“Feeling Better But Doing Worse” The Positive and Negative Effects of Facebook Self-Presentation

RoutledgeIn a recent study by Routledge Journal’s Media Psychology, entitled “Feeling Better But Doing Worse: Effects of Facebook Self-Presentation on Implicit Self Esteem and Cognitive Task Performance,” author Catalina Toma Ph.D. uses self-affirmation theory to make predictions about the effect of Facebook profile self-presentation on two psychological outcomes: users’ self-esteem and performance on a cognitive task

How media content affects people’s subsequent perceptions and behaviours is a topic of long-standing interest to communication scholars. Studies have investigated the effects of television, newspaper, and magazine content on a range of perceptual and behavioural outcomes, such as self-esteem, cognitive task performance, stereotyping, aggression. and altruistic behaviours.

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“Previous research has demonstrated that browsing one’s own Facebook profile is a self-affirming activity, in the sense that it replenishes feelings of self-worth and self-integrity,” explains Toma. “This is the case because Facebook profiles represent users as embedded in a network of meaningful relationships, and highlight the positive aspects of their lives.” So scrolling through one’s own Facebook profile is like looking in a mirror that reflects the positive parts of oneself. In this study, Toma researched how looking at your own Facebook representation affects how you feel about yourself, and how that affects your performance in a simple cognitive task. This is important because feelings more positive about oneself may lead to less motivation to perform well on some types of tasks.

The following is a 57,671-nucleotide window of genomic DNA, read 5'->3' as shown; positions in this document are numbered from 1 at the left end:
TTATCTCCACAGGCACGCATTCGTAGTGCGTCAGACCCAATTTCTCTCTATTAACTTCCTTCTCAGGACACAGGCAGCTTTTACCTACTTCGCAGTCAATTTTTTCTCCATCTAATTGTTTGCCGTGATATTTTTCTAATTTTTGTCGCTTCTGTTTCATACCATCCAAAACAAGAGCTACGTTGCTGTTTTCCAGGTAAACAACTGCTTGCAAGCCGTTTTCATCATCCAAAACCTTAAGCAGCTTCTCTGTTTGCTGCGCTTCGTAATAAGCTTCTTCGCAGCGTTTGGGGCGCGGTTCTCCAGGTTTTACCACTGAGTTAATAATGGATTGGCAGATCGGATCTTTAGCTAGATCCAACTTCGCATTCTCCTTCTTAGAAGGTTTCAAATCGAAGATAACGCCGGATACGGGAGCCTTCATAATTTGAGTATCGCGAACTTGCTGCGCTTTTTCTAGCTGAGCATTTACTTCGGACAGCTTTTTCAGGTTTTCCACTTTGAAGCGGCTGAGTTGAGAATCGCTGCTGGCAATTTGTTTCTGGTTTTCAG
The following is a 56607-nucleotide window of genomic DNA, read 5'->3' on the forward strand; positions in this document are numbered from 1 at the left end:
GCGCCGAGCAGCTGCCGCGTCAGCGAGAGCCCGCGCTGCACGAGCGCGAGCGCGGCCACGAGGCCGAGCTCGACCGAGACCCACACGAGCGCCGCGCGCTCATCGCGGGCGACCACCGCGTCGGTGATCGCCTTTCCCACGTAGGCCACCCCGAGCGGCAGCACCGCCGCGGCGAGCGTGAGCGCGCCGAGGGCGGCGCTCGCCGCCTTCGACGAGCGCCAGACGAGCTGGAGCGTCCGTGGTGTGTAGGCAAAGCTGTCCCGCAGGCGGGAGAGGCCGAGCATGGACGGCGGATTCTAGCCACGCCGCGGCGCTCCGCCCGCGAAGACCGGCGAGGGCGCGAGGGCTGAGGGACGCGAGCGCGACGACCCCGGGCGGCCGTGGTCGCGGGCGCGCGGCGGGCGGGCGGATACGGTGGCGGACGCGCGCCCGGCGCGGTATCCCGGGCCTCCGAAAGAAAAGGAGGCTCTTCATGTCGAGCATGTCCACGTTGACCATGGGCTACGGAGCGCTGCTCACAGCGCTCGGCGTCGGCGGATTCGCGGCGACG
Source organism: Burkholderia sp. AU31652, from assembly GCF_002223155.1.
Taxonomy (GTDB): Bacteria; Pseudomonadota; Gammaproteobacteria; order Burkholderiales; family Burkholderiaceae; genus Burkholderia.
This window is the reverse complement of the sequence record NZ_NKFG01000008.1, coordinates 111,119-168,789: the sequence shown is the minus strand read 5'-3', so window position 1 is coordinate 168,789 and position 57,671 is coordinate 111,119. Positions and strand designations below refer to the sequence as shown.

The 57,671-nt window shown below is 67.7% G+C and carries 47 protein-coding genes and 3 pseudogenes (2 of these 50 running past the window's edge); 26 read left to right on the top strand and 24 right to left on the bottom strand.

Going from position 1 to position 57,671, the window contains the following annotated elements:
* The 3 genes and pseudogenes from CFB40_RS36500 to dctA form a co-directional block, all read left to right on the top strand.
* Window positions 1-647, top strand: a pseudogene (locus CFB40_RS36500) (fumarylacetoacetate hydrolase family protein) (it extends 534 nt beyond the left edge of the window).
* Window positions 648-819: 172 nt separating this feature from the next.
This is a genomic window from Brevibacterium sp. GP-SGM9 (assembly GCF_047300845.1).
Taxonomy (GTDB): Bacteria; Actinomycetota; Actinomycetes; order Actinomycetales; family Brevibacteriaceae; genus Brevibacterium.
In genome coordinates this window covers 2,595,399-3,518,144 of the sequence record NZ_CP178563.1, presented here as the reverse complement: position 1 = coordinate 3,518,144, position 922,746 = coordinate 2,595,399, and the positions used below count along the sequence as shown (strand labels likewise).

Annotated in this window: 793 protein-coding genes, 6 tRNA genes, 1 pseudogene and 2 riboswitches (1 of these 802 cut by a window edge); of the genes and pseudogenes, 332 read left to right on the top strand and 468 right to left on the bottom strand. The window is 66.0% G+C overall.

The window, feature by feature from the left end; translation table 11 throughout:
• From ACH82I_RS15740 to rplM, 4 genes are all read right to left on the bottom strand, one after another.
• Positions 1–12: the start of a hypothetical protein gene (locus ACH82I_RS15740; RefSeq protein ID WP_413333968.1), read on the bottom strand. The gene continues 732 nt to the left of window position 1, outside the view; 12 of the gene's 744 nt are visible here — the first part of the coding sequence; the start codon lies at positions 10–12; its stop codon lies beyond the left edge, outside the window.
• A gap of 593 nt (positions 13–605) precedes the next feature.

Facebook thumbs downToma found that after browsing their own Facebook profiles for 5 minutes, users did indeed report increased self-esteem. Then, users were asked to perform a cognitive task such as counting down from a large number by intervals of 7 as quickly and accurately as possible, for 2 minutes. In addition to elevated self-esteem, users attempted to answer fewer questions than those in a control group. “This suggests that Facebook profile exposure reduces users’ motivation to perform well in a cognitive task, but not their ability to do so,” says Toma. “This pattern of results is consistent with self-affirmation theory, which claims that when people’s self-worth is secured, they no longer need to engage in additional activities to increase self-worth. In this case, performing well in a cognitive task could have been such an activity.”

Toma suggests that “more research is necessary to investigate whether Facebook profile browsing negatively affects more complex cognitive tasks, as well as tasks with real-world implications (e.g., grades).” But this particular study indicates that there are both positive and negative effects of Facebook profile self-presentation. On the positive side, it increases self-esteem. But on the negative side, browsing one’s Facebook profile may in fact decrease one’s motivation to perform in a cognitive task.

Media Psychology CoverTo get more information on this study, including how its results were calculated and determined visit:


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